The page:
Martin Ramirez's Journey to Citizenship

In 1999, Martin Ramirez found himself faced with limited economic opportunities in his hometown in Mexico.

His uncle, who had previously emigrated to United States, shared about the lucrative job opportunities in America and Ramirez decided to follow suit. Initially, Ramirez wasn’t sure how long he would stay, but after a quarter-century and two children later, he’s still here.

OPA provided a path and an opportunity for me at an extremely difficult time in my life, both personally and professionally.


Ramirez obtained a residency permit in 2002, settled in New Jersey, and started a family. Over time, he secured a green card, and even managed to get visas for his parents to visit and for himself to travel back to Mexico. He successfully ran three restaurants—two Tex-Mex and one deli—providing a comfortable life for his family. However, the pandemic drastically impacted his businesses, forcing him to seek new options.

Currently, Ramirez works two jobs: as a forklift operator for a poultry company in the morning, and in transportation for Marriott Hotels in the evening. “I want to rebuild my life and set a good example for my children,” he says.

Before the pandemic, Ramirez was focused on obtaining US citizenship. With two US-born children, he knew that citizenship would make travel easier and open up better job opportunities. “Lots of people—from airlines to employers—treat immigrants differently. I think I will be treated with more respect as a citizen,” Ramirez explains. 

"As America’s laws and political climate shift, being a citizen is more important than ever — especially with my children here.”

Another motivating factor is civic involvement. “I am eager for the chance to vote, to have my voice heard within my community,” he continues. Ramirez also views citizenship as a way to feel more secure living in the U.S. Many immigrants, even those with green cards, feel the constant threat of deportation. “As America’s laws and political climate shift, being a citizen is more important than ever — especially with my children here.”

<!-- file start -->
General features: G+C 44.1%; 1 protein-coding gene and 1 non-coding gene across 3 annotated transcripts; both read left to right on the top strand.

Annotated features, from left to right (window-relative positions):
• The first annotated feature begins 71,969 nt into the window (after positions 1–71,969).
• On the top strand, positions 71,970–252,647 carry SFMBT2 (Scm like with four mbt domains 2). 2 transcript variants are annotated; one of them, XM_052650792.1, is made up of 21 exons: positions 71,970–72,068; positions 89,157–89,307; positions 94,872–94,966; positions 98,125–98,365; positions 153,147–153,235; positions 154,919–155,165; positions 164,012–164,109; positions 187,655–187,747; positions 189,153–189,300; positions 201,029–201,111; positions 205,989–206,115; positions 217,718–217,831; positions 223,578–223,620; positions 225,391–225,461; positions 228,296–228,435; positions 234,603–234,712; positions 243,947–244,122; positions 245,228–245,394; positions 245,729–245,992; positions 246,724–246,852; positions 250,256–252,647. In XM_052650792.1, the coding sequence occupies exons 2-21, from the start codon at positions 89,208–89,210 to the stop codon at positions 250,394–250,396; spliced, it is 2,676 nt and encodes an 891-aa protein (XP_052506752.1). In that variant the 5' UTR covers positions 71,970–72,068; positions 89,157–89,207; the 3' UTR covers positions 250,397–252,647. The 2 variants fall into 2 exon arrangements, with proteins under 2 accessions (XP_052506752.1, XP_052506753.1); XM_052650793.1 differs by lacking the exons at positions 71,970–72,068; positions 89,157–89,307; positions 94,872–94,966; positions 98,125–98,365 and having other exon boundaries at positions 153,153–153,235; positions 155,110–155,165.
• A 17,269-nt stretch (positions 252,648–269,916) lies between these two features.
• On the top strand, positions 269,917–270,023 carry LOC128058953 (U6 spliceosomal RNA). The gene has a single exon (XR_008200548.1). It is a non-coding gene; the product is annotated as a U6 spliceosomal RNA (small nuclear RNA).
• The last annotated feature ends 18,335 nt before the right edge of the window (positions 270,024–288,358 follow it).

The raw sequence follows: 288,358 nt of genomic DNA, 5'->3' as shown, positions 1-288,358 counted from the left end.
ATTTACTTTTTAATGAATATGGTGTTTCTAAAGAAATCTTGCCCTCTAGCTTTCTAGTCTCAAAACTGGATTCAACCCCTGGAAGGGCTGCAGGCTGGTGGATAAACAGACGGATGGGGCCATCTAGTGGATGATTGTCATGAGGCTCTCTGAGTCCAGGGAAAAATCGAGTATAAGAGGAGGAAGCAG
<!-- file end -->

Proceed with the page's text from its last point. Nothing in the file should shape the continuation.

Ramirez would also like to travel back and forth between Mexico and the United States when he retires. As green card holders cannot remain outside of the US for more than 1 year, obtaining his citizenship would facilitate that dream and allow him to travel freely. “I would like to return to Mexico for 6 months, then spend a year here and so forth,” he explains. “It would be nice to be able to be here or in my country, without risk that my residency will expire and they won’t let me back into the States.”

Two decades after receiving his residency permit, Ramirez learned about One Percent for America on Facebook in 2002. He felt a sense of relief; the pandemic had strained his finances, making it difficult to renew his green card. With a loan from OPA, he was able to renew his green card and then take out a second 1% interest loan to pay for his citizenship fees. “This has been the financial bridge I needed, first to get my green card renewed and next to become a citizen.”

“And the OPA team is great to work with, 100 out of 100,” Ramirez says. “The experience was both professional and personal. It didn’t feel like getting a loan; my loan servicing specialist felt like a friend who was helping me accomplish something,” Ramirez concludes.

One Percent for America is honored that Martin trusted OPA on his journey to achieving U.S. citizenship - congratulations, Martin!

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